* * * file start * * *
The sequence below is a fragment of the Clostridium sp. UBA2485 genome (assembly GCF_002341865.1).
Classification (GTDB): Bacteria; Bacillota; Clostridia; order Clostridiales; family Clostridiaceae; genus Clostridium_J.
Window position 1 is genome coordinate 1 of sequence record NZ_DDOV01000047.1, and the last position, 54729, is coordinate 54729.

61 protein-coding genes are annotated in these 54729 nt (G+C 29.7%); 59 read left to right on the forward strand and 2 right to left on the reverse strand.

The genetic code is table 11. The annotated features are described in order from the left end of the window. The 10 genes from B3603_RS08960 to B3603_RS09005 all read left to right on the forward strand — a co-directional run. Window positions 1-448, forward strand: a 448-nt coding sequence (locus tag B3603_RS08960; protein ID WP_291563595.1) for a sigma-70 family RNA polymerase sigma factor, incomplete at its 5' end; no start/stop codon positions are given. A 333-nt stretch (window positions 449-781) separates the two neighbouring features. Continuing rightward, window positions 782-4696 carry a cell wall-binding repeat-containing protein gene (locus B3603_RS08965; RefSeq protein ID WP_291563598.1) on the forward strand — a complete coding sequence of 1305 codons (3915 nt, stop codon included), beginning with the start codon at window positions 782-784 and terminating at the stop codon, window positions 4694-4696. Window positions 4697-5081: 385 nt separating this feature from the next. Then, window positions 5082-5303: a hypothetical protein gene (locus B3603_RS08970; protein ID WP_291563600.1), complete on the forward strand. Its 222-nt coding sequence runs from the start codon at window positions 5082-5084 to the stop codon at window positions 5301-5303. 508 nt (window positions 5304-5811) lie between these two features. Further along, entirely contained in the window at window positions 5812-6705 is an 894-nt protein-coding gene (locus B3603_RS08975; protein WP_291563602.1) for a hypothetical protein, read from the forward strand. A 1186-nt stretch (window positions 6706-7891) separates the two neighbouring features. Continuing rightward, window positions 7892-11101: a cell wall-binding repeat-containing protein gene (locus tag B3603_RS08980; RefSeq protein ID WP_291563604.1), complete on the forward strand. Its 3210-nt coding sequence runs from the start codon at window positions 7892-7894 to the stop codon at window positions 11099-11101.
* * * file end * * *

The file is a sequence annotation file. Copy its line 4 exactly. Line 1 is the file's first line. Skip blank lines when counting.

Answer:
61 protein-coding genes are annotated in these 54729 nt (G+C 29.7%); 59 read left to right on the forward strand and 2 right to left on the reverse strand.